Apple announced its new iCloud music service today. We turn to a report from no less an industry authority than Rolling Stone:

Apple chief executive Steve Jobs’ announcement today at the Worldwide Developers Conference that Apple’s new iCloud service will allow music fans to copy their entire digital collections into a locker-style server accessible via 10 devices – including iPhones, iPads and computers – may not save the ravaged record industry, but it could provide a crucial new revenue stream while allowing consumers to easily consolidate their music libraries in the cloud.

More details from NPR’s The Record and the New York Times.


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I thought the WWDC had something to do with professional wrestling, but apparently it’s actually the Apple Worldwide Developers Conference. What is that? Here’s what Apple says:

The Apple Worldwide Developers Conference showcases the latest innovations and the newest technologies in iOS and Mac OS X. Over 1,000 Apple engineers guide you through five exciting days of in-depth technical sessions and hands-on labs that demonstrate how to harness the incredible power of the world’s most advanced operating systems into your apps

The big news is expected to be the keynote by Steve Jobs, taking a break from his medical leave to unveil iCloud, a new service for storing your data online. Here’s an explanation of iCloud from ABC News’ Daniel Seberg:

KQED’s Peter Jon Shuler is tweeting live from the Moscone West Convention Center, embedded below.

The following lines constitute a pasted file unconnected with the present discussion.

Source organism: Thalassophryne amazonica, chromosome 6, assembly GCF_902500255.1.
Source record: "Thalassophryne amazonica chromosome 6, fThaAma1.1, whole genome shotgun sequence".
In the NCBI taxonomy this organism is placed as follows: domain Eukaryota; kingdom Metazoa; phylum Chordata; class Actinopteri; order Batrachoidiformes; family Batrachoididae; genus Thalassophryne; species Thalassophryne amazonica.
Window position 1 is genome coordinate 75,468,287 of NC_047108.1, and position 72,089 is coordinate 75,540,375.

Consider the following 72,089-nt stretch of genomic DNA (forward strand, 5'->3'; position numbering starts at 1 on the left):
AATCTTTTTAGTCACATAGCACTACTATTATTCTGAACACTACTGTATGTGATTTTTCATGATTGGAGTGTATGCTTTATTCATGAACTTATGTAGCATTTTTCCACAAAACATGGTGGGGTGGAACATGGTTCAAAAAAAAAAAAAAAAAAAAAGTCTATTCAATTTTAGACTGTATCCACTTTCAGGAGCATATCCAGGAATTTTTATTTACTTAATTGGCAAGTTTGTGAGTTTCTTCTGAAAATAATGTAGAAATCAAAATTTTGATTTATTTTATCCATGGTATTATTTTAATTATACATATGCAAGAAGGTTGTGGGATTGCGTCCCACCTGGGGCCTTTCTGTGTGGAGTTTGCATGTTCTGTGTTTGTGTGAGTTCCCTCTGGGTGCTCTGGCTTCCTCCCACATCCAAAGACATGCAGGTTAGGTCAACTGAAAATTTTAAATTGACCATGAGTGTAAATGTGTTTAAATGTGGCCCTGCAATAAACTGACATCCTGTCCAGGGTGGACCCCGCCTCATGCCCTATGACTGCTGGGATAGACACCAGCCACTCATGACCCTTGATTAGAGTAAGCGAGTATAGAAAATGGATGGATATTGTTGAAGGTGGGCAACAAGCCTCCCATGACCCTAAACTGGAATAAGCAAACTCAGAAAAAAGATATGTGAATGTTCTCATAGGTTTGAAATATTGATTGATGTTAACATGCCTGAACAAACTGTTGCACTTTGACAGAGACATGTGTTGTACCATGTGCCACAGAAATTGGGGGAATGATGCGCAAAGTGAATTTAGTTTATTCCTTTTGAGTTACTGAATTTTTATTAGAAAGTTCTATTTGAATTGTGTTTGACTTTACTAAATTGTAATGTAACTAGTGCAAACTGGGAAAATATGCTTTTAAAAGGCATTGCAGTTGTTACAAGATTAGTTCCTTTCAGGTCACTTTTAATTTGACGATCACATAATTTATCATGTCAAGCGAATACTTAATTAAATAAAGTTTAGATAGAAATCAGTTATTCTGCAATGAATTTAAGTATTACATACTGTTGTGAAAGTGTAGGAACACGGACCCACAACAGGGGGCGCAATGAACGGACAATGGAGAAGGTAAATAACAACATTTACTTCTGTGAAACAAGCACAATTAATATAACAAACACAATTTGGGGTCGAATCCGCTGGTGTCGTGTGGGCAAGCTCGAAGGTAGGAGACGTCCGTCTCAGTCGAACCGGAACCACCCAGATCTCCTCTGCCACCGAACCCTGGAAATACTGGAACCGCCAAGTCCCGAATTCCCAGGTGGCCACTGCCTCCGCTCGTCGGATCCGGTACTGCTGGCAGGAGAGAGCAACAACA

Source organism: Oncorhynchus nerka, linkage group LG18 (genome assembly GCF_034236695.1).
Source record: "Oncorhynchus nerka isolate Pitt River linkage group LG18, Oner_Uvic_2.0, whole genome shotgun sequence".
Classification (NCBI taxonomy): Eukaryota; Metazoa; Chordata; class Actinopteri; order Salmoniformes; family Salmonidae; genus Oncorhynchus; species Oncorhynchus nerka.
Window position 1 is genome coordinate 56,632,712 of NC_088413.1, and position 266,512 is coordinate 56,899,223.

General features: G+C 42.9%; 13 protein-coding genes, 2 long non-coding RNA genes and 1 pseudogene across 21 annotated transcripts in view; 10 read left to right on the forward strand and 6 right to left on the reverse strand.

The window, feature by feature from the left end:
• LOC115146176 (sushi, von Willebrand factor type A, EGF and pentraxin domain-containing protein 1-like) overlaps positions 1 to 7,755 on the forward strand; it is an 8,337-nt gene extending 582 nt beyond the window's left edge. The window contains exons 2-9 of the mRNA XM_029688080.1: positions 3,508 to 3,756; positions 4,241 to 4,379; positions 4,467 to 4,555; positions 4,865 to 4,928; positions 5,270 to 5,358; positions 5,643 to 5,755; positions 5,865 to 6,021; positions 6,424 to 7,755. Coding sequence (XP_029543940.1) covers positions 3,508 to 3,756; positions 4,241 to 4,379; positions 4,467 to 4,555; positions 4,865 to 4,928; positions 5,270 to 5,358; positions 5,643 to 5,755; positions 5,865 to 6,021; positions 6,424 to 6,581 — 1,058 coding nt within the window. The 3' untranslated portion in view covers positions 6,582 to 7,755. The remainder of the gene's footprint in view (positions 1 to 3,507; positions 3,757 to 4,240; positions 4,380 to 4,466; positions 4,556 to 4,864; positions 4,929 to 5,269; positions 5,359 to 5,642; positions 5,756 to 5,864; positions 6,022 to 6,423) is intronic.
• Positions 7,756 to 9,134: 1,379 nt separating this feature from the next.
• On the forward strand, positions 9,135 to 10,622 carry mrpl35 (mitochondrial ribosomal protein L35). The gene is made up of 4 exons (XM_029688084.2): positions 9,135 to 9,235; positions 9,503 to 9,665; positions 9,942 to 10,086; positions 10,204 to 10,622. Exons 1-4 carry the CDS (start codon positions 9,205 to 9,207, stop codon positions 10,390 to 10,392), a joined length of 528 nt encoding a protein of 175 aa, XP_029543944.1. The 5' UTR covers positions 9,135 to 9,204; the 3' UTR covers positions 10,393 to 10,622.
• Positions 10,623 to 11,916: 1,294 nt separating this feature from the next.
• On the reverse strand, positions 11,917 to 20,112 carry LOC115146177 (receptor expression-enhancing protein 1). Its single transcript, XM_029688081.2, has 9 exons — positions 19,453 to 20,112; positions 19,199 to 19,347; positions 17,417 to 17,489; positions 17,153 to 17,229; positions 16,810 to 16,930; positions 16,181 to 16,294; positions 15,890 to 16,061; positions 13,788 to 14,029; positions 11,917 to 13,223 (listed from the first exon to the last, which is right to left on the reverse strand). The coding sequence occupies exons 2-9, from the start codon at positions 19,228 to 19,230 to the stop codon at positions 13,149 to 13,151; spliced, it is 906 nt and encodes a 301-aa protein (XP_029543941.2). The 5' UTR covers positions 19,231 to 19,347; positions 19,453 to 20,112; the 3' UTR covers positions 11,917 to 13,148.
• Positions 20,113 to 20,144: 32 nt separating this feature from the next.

JustinTV is doing a live webcast of sorts, discussing the event without actually being there, since Apple has banned live streaming from the floor. Here’s a list of more sites that are live tweeting. Many are posting screen shots from the presentation, if you need some visuals to go along with the frenzied descriptions.

Author

Jon Brooks

Jon Brooks is the host and editor of KQED’s health and technology blog, Future of You. He is the former editor of KQED’s daily news blog, News Fix. A veteran blogger, he previously worked for Yahoo! in various news writing and editing roles. He was also the editor of EconomyBeat.org, which documented user-generated content about the financial crisis and recession. Jon is also a playwright whose work has been produced in San Francisco, New York, Italy, and around the U.S. He has written about film for his own blog and studied film at Boston University. He has an MFA in Creative Writing from Brooklyn College.

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